Last, in general, you could say that fair decks performed much better than unfair ones this month. This might mean that people could work on tuning their decks for such matchups, such as Grixis Shadow, in the next few weeks, which could eventually lead to a resurgence of some unfair decks preying on fair decks. Green Tron is one option, or simply Belcher again if people forget it given enough time. Another possibility is Dredge, which happened to do better this month, as we see later.
Having gathered the data for both the presence and win rate, let us visualize it. At first glance, it seems that both Hammer Time and Izzet Murktide should be above the rest, followed by Grixis Shadow, and then a variety of midrange and control decks, with Amulet Titan in the mix.
Again, do not worry. I know you like to see what happens outside of the top tiers, so here is the complete picture (with tiers based on presence alone, the only metrics most other tier lists would use).
I find it interesting because we can see that several decks are close to the mean, including three graveyard-based decks: Living End that fell off, Reanimator that's been stable at that position for some months now, and Dredge that rose recently. The latter most likely reappeared on the map in response to the number of grindy decks in the format that thought they could get away with two cards of graveyard hate.
Still, the diameter of the Dredge point is particularly small, because most of its results in the past few weeks come courtesy of to a single player: Violent_Outburst. He even reached the finals of a Modern Challenge with the following list.
|Dredge by Violent_Outburst, 2nd at Modern Challenge, November 28|
If you remember Dredge from its past glory, you might notice that the decklist has evolved. Players run a lot of "rainbow lands" instead of fetch lands now, requiring them to give up on Life from the Loam (and reducing Conflagrate to a single copy). They also use the full four copies of Darkblast to handle Ragavan, Nimble Pilferer, plus new enablers, including the recent Otherworldly Gaze.
What about the lone point of BTL Scapeshift, the highest in terms of win rate? Its position is easy to explain: The deck only appeared in Preliminaries. Alas, we only get 3-1 and 4-0 results from Preliminaries, so any list coming from there either has a 75% or 100% win rate, hence the value close to 85% for that archetype.
Now that we have the data on both metrics for the most represented decks (above the average presence), we can use the same normalization formula as before on both of them. Summing up gives us a value we can use to rank the decks.
Following that we generate the tier list by setting the average of those values as the threshold for tier 1.5, and then adding or subtracting standard deviations to change tiers.
Looking at deck results is nice, but how about players? We can do that too. Win rate, presence in results, et cetera. All that is doable. Still, I chose not to use the win rate for the analysis this time, as I don't really want to highlight people that only spiked a 4-0 once in a Preliminary this year without doing anything else. So let us use a few metrics to find out who had the best results on Magic Online this year, depending on the type of event. Let us start with the number of Challenge (and Showcase/Premier/PTQ, the major events) Top 8s. Five players lead the dance.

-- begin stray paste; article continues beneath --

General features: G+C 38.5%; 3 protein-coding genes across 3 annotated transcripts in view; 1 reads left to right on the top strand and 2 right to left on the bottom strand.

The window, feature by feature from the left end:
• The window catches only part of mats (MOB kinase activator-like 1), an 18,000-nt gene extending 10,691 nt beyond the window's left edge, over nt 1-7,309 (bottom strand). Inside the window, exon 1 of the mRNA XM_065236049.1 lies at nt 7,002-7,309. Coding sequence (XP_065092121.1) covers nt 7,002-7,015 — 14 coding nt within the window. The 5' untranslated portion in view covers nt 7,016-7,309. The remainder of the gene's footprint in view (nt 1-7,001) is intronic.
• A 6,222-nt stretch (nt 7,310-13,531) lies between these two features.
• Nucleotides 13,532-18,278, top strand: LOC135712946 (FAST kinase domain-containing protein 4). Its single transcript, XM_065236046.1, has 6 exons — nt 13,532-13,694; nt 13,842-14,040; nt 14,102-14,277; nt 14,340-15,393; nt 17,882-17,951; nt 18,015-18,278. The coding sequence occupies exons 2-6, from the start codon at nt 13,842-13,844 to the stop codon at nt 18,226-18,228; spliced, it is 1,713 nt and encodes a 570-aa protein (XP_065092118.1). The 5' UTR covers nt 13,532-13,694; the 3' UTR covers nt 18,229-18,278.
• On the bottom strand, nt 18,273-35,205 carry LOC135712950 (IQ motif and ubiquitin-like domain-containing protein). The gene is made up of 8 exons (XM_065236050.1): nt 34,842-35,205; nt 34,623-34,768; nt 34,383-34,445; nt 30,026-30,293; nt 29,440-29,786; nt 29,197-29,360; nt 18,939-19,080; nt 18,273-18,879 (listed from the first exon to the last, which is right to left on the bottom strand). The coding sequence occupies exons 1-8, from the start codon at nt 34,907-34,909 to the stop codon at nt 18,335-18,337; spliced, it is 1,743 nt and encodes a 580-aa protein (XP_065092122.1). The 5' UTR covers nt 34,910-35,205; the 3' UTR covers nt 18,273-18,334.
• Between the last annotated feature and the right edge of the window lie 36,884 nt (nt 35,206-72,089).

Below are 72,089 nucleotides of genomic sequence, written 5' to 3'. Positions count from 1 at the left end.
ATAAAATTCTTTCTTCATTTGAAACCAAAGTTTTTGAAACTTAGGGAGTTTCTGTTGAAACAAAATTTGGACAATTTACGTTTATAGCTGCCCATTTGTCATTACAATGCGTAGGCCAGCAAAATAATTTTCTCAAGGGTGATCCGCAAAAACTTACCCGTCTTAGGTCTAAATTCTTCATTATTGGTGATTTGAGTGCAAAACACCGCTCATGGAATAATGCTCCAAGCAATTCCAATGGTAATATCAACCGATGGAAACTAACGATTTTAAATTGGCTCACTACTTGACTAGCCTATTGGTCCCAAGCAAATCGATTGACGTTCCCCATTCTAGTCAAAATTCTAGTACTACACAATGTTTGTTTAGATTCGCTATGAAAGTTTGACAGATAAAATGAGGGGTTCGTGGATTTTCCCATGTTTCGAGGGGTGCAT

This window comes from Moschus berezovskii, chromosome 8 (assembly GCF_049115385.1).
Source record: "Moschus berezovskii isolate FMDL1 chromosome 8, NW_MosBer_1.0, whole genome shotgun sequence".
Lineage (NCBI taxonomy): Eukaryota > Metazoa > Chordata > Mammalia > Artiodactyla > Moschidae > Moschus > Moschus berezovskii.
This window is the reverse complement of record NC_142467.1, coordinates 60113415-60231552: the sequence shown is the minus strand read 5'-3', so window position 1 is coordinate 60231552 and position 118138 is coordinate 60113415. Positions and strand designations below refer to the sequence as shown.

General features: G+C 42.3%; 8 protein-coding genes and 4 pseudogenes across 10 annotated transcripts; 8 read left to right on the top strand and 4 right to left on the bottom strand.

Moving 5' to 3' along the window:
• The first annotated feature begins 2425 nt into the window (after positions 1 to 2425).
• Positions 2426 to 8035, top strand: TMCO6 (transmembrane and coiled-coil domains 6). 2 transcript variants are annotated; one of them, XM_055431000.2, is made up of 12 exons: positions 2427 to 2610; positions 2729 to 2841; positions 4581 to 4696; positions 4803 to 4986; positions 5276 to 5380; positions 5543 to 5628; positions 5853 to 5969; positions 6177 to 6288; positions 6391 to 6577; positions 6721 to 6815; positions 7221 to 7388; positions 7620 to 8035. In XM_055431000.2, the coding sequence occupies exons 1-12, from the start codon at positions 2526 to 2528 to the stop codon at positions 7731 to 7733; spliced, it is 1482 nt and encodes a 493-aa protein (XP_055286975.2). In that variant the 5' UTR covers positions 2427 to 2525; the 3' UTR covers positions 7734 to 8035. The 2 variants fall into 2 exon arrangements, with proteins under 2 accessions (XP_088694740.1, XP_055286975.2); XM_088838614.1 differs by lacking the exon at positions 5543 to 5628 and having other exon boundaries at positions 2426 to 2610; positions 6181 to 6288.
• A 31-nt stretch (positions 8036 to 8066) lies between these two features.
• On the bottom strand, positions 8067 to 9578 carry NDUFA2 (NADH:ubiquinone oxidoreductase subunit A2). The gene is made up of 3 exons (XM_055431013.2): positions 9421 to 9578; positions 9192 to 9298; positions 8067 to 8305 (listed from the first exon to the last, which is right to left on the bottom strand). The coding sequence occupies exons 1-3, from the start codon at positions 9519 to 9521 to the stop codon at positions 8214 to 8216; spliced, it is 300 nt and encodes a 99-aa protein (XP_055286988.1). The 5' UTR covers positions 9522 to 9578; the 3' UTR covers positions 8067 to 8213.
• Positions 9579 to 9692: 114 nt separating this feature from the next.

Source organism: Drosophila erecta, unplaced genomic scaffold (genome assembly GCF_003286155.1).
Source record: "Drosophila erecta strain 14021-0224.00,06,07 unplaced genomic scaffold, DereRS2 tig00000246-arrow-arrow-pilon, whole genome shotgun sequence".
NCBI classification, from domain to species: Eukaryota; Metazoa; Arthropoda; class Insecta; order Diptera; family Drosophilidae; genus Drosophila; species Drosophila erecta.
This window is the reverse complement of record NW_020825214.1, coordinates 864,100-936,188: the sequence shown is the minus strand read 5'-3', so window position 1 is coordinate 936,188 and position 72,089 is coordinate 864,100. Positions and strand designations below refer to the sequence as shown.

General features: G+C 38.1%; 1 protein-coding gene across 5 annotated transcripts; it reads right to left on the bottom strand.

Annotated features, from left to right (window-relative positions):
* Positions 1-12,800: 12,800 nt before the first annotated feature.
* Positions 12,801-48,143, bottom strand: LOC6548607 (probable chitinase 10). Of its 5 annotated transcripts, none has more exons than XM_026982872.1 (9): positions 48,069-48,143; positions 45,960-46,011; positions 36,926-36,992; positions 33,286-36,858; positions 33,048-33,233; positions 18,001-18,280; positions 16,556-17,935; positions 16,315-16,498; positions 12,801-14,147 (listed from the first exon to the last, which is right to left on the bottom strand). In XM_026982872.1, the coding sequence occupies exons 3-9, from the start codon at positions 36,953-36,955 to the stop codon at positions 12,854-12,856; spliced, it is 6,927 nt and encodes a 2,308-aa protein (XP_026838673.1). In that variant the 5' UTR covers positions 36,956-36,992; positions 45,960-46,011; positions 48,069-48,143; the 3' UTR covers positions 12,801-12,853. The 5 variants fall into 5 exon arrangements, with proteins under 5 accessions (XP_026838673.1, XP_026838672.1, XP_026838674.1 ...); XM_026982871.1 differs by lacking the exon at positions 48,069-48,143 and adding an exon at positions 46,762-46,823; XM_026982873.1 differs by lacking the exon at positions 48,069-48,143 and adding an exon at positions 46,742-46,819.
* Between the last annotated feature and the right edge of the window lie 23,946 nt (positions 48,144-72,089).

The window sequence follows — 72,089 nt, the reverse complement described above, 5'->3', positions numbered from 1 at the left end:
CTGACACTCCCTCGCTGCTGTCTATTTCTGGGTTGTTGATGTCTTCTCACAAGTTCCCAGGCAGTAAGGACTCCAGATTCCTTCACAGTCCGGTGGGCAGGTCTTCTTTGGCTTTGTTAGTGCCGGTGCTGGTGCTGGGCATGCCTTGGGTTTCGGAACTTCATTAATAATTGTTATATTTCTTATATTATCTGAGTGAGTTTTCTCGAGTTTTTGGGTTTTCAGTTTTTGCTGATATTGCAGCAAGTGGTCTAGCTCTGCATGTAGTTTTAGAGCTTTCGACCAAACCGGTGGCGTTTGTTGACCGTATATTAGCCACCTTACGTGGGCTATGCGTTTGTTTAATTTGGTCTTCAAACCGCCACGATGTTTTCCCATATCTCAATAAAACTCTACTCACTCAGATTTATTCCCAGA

|Player||Top 8 Finishes|
What decks did they play the most? Do0mSwitch used Izzet Murktide four times, Laplasjan almost only ran Hammer Time, Sodek was mostly on Living End, WaToO ran control decks based in white and blue most of the time, as expected, and kanister used Four-Color Elementals/Blink in more than half of his matches.
If we check the entirety of the Top 32 appearances, we find the following five players on top.
|Player||Top 32 Finishes|
CrusherBotBG exclusively plays Hammer Time. Darthkid ran a large panel of decks, even though he also played Hammer Time the most (six times).
In Preliminaries, we find some different players. This time we showcase six of them since two of them tied for fifth place.
Here, kanister's decks are even more diverse, but the one he played the most was Amulet Titan (five times). This is also the deck HouseOfManaMTG almost exclusively plays. On the other hand, McWinSauce is more of a control player, his favorite variant being WURG Control. Xwhale also played a wide spread of decks, but the one he ran the most was by far Hammer Time. triosk seems to bring the balance back to control with BTL Scapeshift as deck of choice but also running a few others, whereas xfile also picked a lot of different archetypes yet mostly stuck to Burn.
Combining both Preliminaries and major events, here are the five players with the most appearances in the results.
SoulStrong is the last new name to appear in this section, even though it is not the first time we mention him in the article. As you'd expect if you read the first part of this article, most of his results were with Grixis Shadow.Of course, there are many more players with lots of accomplishments in Modern, some of them hardly correlated to tournament results! If you want to find their positioning based on their results, you can check the full details on this Google sheet.
That's it for 2021! It seems like the Modern metagame is getting closer to a stable state after the cataclysm Modern Horizons 2 was. The next three Standard sets only brought small additions. Unfair decks appear to be on the decline, while fair decks are thriving. Still, this dynamic might change if fair decks enter an arms race and don't respect unfair strategies.
See you next year for the last update before Kamigawa: Neon Dynasty!